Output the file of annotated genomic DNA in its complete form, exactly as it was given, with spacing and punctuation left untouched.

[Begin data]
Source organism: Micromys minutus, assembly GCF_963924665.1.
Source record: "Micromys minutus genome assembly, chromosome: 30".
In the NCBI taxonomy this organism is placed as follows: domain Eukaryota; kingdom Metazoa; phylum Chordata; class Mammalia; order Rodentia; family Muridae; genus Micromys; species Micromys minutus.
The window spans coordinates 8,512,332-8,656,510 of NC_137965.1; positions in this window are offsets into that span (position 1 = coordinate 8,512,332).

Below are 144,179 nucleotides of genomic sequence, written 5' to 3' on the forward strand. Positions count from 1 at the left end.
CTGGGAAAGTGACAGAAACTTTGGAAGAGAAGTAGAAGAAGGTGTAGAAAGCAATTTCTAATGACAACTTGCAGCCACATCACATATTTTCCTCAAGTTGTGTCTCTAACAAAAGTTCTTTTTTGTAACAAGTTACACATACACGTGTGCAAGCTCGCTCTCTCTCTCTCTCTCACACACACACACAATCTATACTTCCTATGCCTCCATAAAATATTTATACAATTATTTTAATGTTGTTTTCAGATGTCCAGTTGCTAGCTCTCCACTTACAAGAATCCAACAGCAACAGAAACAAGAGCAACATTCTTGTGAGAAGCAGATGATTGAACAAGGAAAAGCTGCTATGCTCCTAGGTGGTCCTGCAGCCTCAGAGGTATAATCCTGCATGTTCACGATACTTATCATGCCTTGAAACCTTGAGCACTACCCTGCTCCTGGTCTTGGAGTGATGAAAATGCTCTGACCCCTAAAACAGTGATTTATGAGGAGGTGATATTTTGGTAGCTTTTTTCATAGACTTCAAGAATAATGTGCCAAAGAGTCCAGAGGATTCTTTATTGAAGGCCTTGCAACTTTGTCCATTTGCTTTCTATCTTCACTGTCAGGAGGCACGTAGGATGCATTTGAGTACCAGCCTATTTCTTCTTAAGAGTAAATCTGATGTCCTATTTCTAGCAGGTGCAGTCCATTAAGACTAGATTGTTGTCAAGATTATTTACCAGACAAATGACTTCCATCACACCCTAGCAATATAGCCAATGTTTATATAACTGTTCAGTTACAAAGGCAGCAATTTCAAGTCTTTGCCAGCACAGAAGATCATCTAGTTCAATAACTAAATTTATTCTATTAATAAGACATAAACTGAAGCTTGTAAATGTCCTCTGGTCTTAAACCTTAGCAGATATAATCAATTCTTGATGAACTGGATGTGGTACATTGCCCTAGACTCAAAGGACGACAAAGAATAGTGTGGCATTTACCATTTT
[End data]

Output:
Source organism: Micromys minutus, assembly GCF_963924665.1.
Source record: "Micromys minutus genome assembly, chromosome: 30".
In the NCBI taxonomy this organism is placed as follows: domain Eukaryota; kingdom Metazoa; phylum Chordata; class Mammalia; order Rodentia; family Muridae; genus Micromys; species Micromys minutus.
The window spans coordinates 8,512,332-8,656,510 of NC_137965.1; positions in this window are offsets into that span (position 1 = coordinate 8,512,332).

Below are 144,179 nucleotides of genomic sequence, written 5' to 3' on the forward strand. Positions count from 1 at the left end.
CTGGGAAAGTGACAGAAACTTTGGAAGAGAAGTAGAAGAAGGTGTAGAAAGCAATTTCTAATGACAACTTGCAGCCACATCACATATTTTCCTCAAGTTGTGTCTCTAACAAAAGTTCTTTTTTGTAACAAGTTACACATACACGTGTGCAAGCTCGCTCTCTCTCTCTCTCTCACACACACACACAATCTATACTTCCTATGCCTCCATAAAATATTTATACAATTATTTTAATGTTGTTTTCAGATGTCCAGTTGCTAGCTCTCCACTTACAAGAATCCAACAGCAACAGAAACAAGAGCAACATTCTTGTGAGAAGCAGATGATTGAACAAGGAAAAGCTGCTATGCTCCTAGGTGGTCCTGCAGCCTCAGAGGTATAATCCTGCATGTTCACGATACTTATCATGCCTTGAAACCTTGAGCACTACCCTGCTCCTGGTCTTGGAGTGATGAAAATGCTCTGACCCCTAAAACAGTGATTTATGAGGAGGTGATATTTTGGTAGCTTTTTTCATAGACTTCAAGAATAATGTGCCAAAGAGTCCAGAGGATTCTTTATTGAAGGCCTTGCAACTTTGTCCATTTGCTTTCTATCTTCACTGTCAGGAGGCACGTAGGATGCATTTGAGTACCAGCCTATTTCTTCTTAAGAGTAAATCTGATGTCCTATTTCTAGCAGGTGCAGTCCATTAAGACTAGATTGTTGTCAAGATTATTTACCAGACAAATGACTTCCATCACACCCTAGCAATATAGCCAATGTTTATATAACTGTTCAGTTACAAAGGCAGCAATTTCAAGTCTTTGCCAGCACAGAAGATCATCTAGTTCAATAACTAAATTTATTCTATTAATAAGACATAAACTGAAGCTTGTAAATGTCCTCTGGTCTTAAACCTTAGCAGATATAATCAATTCTTGATGAACTGGATGTGGTACATTGCCCTAGACTCAAAGGACGACAAAGAATAGTGTGGCATTTACCATTTT